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Summer in Indiana

Brown County is home to many parks with hiking trails.

By Lacy Scarmana

Summer officially begins in June, but Memorial Day, the Indy 500 and warm weather unofficially mark the beginning of the season in Indiana. In addition to sunshine and barbeques, summer also presents new opportunities and challenges to several industries, including law enforcement, parks management and entertainment.

On this episode of Noon Edition, we spoke with guests from the Indiana State Police, the Department of Natural Resources and the Nashville Arts and Entertainment Commission to see how they adapt to the changes.

Safety is top of mind for many departments.

Sergeant Curt Durnil says the Click It or Ticket campaign, which launched earlier this month, was designed to remind folks of the safety of being properly restrained in a car.

“Not only is it the safest way to do it, but it’s the legal way to do it,” Durnil says.

He references studies that have shown how seatbelts can save lives and prevent serious injuries during a crash.

Angie Goldman, Department of Natural Resources law enforcement officer in Monroe County, says safety is also their number one goal. DNR law enforcement oversees campgrounds, water and hunting and fishing enforcement.

Goldman recognizes that oftentimes camping and boating go hand-in-hand with alcohol consumption, so she urges people to drink responsibly.

“We’re looking for some folks out there who are doing some things that aren’t smart,” Goldman says. “We also want to keep the peace out there.”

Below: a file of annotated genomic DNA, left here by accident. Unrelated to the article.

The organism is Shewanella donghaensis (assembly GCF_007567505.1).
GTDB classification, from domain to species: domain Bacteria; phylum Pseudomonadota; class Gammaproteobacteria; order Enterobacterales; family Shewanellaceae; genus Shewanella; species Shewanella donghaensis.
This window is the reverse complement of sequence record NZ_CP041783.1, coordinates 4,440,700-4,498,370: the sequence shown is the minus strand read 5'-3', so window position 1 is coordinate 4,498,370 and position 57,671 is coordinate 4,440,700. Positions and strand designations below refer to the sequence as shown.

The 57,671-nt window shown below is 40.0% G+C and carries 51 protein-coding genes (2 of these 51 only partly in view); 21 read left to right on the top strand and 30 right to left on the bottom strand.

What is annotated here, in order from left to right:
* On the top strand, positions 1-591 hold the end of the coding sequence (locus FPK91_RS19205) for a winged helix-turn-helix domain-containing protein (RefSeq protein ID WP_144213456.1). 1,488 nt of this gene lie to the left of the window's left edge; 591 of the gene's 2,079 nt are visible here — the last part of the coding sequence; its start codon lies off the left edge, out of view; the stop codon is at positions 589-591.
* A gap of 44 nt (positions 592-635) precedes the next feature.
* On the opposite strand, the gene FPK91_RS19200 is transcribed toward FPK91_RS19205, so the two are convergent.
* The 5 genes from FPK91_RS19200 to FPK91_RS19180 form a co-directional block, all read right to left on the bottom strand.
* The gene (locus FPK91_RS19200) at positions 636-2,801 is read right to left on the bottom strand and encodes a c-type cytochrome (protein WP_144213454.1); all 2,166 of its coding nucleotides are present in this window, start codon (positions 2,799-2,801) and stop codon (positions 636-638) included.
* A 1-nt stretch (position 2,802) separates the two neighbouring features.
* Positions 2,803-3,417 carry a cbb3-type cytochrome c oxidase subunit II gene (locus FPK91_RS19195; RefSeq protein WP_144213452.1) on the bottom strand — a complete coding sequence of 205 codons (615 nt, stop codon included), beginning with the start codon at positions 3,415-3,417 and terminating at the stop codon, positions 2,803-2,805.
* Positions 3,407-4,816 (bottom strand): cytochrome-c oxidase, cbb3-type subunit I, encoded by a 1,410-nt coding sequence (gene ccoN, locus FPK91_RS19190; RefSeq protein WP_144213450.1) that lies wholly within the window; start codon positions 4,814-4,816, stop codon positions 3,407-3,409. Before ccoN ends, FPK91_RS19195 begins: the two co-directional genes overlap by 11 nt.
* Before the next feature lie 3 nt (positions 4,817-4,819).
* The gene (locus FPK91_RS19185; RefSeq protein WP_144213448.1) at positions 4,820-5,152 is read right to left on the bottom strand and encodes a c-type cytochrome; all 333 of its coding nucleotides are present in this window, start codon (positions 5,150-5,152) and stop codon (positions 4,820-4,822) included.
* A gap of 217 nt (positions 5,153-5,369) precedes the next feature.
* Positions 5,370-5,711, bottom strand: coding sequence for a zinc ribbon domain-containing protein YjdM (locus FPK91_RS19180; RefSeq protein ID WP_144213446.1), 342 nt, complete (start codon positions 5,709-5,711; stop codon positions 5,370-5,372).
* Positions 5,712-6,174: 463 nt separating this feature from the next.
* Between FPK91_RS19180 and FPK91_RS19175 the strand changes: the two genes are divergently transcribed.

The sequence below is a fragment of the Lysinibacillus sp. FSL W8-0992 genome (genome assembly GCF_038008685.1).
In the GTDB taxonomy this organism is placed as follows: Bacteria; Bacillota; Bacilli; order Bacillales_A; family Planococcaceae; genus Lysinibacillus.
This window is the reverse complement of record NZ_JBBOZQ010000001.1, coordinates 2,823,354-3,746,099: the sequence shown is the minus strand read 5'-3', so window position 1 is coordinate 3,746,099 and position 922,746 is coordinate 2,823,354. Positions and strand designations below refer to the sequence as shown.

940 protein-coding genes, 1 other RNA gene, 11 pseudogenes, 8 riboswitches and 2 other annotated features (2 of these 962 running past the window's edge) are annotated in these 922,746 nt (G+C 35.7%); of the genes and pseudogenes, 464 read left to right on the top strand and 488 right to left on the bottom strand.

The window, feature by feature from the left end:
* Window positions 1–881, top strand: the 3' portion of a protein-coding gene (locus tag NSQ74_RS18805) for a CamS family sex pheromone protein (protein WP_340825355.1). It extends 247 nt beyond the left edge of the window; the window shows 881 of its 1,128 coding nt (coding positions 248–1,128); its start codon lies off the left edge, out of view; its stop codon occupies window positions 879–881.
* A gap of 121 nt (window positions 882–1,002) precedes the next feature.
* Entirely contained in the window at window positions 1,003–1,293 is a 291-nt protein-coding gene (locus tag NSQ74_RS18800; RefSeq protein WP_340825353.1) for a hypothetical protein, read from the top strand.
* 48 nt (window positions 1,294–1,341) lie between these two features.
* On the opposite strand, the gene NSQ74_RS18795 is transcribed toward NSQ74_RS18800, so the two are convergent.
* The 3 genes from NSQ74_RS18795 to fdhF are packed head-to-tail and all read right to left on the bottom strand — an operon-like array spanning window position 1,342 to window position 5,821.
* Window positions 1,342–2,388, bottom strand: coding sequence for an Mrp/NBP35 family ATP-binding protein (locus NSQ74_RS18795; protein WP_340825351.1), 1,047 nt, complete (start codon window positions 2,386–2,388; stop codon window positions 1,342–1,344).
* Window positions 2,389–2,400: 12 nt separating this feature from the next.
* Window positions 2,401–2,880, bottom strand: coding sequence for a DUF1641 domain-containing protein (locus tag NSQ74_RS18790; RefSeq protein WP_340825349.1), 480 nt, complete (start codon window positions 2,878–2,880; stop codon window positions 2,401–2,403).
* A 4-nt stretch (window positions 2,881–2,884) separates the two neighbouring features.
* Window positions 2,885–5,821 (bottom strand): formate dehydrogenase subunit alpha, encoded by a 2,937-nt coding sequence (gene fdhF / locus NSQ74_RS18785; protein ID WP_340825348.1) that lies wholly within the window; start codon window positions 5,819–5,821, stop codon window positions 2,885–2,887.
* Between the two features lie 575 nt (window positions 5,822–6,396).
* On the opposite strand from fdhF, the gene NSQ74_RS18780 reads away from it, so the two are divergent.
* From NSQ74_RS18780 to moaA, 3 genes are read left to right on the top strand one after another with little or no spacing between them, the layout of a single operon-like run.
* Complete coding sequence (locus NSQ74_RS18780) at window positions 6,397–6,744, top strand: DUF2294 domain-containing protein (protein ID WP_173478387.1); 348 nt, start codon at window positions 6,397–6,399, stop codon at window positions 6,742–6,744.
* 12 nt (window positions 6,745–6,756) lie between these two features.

People are allowed to consume alcohol while on a boat, but the operator must adhere to the same alcohol standards as driving a car, so their blood alcohol content must remain below .08. If you would prefer to stay on land, Ginger Murphy, Assistant Director for Stewardship for Indiana State Parks and Reservoirs, recommends using one of the many trails in the state park. She says a growing number of mountain bike trails are scattered across the state, including one in Brown County that has been recognized internationally.

“If you’re a mountain bike rider, Brown County is the place you want to go,” Murphy says.

Speaking of Brown County, it’s also home to the Nashville Arts and Entertainment Commission, headed by President Tom Tuley.

Nashville is one of five official cultural arts districts in the state of Indiana.

“We’re trying to make people understand what exists in this district and get you to the arts and entertainment venues,” Tuley says.

An 18-foot sculpture is under construction in the middle of the district outside of the convention center to attract attention to the arts.


Sgt. Curt Durnil – Indiana State Police

Tom Tuley – President of the Nashville Arts and Entertainment Commission

Angie Goldman – Public Information Officer in Monroe County

Ginger Murphy – Assistant Director for Stewardship for Indiana State Parks and Reservoirs

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